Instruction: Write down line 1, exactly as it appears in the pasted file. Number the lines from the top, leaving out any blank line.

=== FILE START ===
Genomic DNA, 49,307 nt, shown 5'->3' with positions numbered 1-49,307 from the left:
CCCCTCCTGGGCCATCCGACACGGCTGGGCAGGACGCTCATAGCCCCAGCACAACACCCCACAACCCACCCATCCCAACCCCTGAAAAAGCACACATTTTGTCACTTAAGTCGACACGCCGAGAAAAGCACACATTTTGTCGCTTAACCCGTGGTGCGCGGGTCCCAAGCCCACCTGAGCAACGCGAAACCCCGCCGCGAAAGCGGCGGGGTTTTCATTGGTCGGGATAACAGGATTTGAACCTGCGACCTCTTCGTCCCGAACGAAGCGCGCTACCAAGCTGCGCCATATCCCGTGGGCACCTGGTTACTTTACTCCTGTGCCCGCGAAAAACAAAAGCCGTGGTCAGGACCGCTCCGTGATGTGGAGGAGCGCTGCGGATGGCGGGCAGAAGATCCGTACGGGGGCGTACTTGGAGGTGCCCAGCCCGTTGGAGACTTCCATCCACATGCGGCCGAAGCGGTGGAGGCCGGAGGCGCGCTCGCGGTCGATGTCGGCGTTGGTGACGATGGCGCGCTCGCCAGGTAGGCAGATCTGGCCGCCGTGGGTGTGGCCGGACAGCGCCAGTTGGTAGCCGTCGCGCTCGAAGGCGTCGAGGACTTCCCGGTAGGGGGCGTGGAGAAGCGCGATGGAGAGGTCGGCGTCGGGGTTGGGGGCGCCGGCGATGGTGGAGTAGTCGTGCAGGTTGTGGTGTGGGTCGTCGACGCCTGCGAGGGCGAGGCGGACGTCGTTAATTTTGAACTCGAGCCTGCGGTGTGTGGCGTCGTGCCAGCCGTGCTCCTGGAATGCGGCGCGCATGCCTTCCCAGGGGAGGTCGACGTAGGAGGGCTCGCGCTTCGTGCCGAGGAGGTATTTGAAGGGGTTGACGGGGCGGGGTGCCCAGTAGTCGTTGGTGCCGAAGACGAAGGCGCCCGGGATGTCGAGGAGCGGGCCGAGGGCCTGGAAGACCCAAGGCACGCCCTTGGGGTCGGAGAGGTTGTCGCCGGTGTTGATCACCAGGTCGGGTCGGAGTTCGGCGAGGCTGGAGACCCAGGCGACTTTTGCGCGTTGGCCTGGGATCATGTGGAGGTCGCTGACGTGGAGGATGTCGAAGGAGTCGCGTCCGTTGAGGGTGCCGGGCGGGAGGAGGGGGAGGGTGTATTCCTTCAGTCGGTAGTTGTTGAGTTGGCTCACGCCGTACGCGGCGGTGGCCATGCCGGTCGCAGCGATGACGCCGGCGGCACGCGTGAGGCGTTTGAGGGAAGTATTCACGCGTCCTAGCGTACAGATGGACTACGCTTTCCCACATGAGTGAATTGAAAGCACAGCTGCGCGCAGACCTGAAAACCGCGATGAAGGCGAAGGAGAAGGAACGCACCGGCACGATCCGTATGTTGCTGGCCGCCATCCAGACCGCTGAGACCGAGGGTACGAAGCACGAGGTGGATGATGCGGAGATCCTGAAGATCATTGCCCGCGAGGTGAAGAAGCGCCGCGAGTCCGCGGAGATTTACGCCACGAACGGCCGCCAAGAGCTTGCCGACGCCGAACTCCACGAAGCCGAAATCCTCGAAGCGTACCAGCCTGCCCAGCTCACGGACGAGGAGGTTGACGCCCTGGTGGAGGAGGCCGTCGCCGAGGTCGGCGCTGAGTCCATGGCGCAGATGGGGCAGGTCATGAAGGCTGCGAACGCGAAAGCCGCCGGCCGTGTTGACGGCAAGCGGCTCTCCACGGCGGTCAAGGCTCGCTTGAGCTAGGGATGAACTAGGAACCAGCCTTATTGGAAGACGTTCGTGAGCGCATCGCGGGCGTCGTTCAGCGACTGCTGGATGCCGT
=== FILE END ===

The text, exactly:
Genomic DNA, 49,307 nt, shown 5'->3' with positions numbered 1-49,307 from the left: